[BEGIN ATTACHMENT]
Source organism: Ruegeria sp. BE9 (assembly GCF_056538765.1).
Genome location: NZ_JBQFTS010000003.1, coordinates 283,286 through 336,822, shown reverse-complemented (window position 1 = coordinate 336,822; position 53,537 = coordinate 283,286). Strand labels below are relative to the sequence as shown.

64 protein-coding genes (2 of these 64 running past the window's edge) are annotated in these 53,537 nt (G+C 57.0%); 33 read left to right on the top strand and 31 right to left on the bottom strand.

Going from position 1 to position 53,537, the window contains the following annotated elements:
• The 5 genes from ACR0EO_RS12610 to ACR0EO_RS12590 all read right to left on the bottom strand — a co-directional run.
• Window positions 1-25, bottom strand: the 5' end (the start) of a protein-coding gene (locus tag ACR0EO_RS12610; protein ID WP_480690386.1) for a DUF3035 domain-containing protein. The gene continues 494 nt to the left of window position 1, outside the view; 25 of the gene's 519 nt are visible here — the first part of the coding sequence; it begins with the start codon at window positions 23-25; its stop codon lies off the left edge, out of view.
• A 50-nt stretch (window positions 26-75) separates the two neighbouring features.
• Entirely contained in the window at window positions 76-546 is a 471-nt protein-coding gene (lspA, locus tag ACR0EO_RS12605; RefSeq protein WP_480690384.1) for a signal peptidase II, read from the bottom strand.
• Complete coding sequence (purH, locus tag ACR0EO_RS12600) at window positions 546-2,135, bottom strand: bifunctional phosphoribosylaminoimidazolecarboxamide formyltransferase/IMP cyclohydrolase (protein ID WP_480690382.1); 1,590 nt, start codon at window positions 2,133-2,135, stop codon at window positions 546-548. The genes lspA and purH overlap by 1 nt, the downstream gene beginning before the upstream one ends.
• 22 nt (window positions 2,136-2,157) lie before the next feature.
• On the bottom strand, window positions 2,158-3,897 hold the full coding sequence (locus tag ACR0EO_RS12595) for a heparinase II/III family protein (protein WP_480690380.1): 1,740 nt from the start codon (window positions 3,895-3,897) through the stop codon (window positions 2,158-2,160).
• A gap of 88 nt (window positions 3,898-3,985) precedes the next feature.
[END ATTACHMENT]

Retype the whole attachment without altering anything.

Source organism: Ruegeria sp. BE9 (assembly GCF_056538765.1).
Genome location: NZ_JBQFTS010000003.1, coordinates 283,286 through 336,822, shown reverse-complemented (window position 1 = coordinate 336,822; position 53,537 = coordinate 283,286). Strand labels below are relative to the sequence as shown.

64 protein-coding genes (2 of these 64 running past the window's edge) are annotated in these 53,537 nt (G+C 57.0%); 33 read left to right on the top strand and 31 right to left on the bottom strand.

Going from position 1 to position 53,537, the window contains the following annotated elements:
• The 5 genes from ACR0EO_RS12610 to ACR0EO_RS12590 all read right to left on the bottom strand — a co-directional run.
• Window positions 1-25, bottom strand: the 5' end (the start) of a protein-coding gene (locus tag ACR0EO_RS12610; protein ID WP_480690386.1) for a DUF3035 domain-containing protein. The gene continues 494 nt to the left of window position 1, outside the view; 25 of the gene's 519 nt are visible here — the first part of the coding sequence; it begins with the start codon at window positions 23-25; its stop codon lies off the left edge, out of view.
• A 50-nt stretch (window positions 26-75) separates the two neighbouring features.
• Entirely contained in the window at window positions 76-546 is a 471-nt protein-coding gene (lspA, locus tag ACR0EO_RS12605; RefSeq protein WP_480690384.1) for a signal peptidase II, read from the bottom strand.
• Complete coding sequence (purH, locus tag ACR0EO_RS12600) at window positions 546-2,135, bottom strand: bifunctional phosphoribosylaminoimidazolecarboxamide formyltransferase/IMP cyclohydrolase (protein ID WP_480690382.1); 1,590 nt, start codon at window positions 2,133-2,135, stop codon at window positions 546-548. The genes lspA and purH overlap by 1 nt, the downstream gene beginning before the upstream one ends.
• 22 nt (window positions 2,136-2,157) lie before the next feature.
• On the bottom strand, window positions 2,158-3,897 hold the full coding sequence (locus tag ACR0EO_RS12595) for a heparinase II/III family protein (protein WP_480690380.1): 1,740 nt from the start codon (window positions 3,895-3,897) through the stop codon (window positions 2,158-2,160).
• A gap of 88 nt (window positions 3,898-3,985) precedes the next feature.